Gasteria excelsa Baker
Growth Habits: Gasteria excelsa is a very attractive plant with leaves that often have quite interesting patterns - these patterns are composed of light and dark colouring, sometimes bordering on striping like a tiger. Other leaf types are more concolorous. In many forms the leaf margins have a horny edge that is quite sharp. The cultivar called 'Nqancule' is notorious for the sharpness of its leaf edges. Excelsa is indeed a fine Gasteria and is the largest species in the genus. Gasteria acinacifolia has longer leaves but excelsa exceeds it and all other Gasterias in sheer bulk! Fully grown plants can be 60 cm in diameter, a bit smaller than acinacifolia, but the leaves and plant body are very thick, heavy and robust, giving the plant an overall appearance suggesting massiveness.
Scientific name: Gasteria excelsa
Common names: A common name for many of the Gasteria genus is Ox Tongue, which I suppose is self explanatory
Synonym: Gasteria huttoniae, Gasteria fuscopunctata and Gasteria lutzii.
Etymology: The generic name for Gasteria was established in 1809 by Duval. It is derived from the Greek word gaster meaning belly and refers to the swollen base of the flowers, which makes them belly shaped. This species is named "excelsa" because it was seen by its author as "excellent".
Origin: Gasteria excelsa is found over a wide area in the Eastern Cape Province, from near Port Alfred in the southwest, to Queenstown in the north and thence eastwards almost to the coast. There is little real variation from one colony to the next, with the exception of a form named 'Cala' which is very squat, short-leaved and otherwise smaller in size. Cultivar 'Cala' is found near Queenstown in the Cala Pass area northeast of town.
Light: Gasterias prefer light shade in the greenhouse, very much like the Haworthias.
Compost: A light compost is ideal for Gasterias. One that contains plenty of pumice (if you can get it) or perlite.
Water: Gasterias do not like wet feet so err on the side of caution with the watering can.
Flower: When Gasteria excelsa blooms the owner is in for a real show. The plants often send up more than one inflorescence and each inflorescence is usually branched as well. The resulting flower stalk is, as you would expect, very impressive. The stalk may ascend 60 cm. in height and all told the number of individual flowers reach into the hundreds. It is quite a sight in full bloom. The flower shades to what I can only describe as a dusky pink.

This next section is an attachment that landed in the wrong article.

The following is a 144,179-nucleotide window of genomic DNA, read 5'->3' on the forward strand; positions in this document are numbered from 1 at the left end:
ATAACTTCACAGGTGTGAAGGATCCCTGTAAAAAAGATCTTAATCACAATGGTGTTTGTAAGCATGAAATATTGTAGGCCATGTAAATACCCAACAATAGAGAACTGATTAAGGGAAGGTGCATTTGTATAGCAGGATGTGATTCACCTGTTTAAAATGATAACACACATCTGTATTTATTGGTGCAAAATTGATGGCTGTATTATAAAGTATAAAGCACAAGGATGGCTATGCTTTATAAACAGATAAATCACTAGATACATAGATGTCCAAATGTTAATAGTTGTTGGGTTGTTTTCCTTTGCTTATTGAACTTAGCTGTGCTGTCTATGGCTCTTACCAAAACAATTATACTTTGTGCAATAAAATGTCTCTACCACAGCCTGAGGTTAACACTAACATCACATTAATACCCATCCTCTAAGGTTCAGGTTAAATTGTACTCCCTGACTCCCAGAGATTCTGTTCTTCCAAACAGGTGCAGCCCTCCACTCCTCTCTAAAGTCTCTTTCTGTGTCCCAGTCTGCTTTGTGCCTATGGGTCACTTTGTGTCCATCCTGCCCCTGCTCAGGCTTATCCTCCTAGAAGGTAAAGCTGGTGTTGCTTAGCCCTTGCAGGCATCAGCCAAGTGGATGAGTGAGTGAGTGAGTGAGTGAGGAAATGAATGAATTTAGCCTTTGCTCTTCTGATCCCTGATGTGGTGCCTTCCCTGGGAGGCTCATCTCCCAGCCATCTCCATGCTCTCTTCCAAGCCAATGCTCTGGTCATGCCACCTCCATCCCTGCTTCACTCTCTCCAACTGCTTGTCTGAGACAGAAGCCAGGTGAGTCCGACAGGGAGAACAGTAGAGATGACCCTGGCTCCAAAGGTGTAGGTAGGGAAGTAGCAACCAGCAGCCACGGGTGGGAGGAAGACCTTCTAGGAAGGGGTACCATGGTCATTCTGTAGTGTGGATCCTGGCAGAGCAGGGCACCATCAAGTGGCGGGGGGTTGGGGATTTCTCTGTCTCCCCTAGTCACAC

Fruit: In cultivation Gasterias must be cross pollinated to produce seed. Capsules soon abort when not pollinated. The capsule is a smooth, green pod.
Min. temp: The plant is hardy to 30°F. (-1°C).
Cultivation: Gasterias are not difficult plants to grow as long as you do not overwater them. They will reward to grower by throwing offsets on a regular basis. Always good things to be able to have one or two young plants in case anything happens to the parent plant. As with many other succulent plants the leaves will turn red if the plant is stressed.
Habitat: The plant is found over a wide area of Eastern Cape Province. The Eastern Cape is a relatively large area with many differing changes of terrain and vegetation, including a number of nature reserves.
Comments: The plants were used in medicine in the native habitat and also placed on the roof of houses in the belief that it stopped lightning from striking the house. Also warring factions used parts of the plant in the belief that it made them invisible from their enemies. I tried some but the missus could still see me.
A more in-depth look at individual succulent species, a new one is added each week.
1 post • Page 1 of 1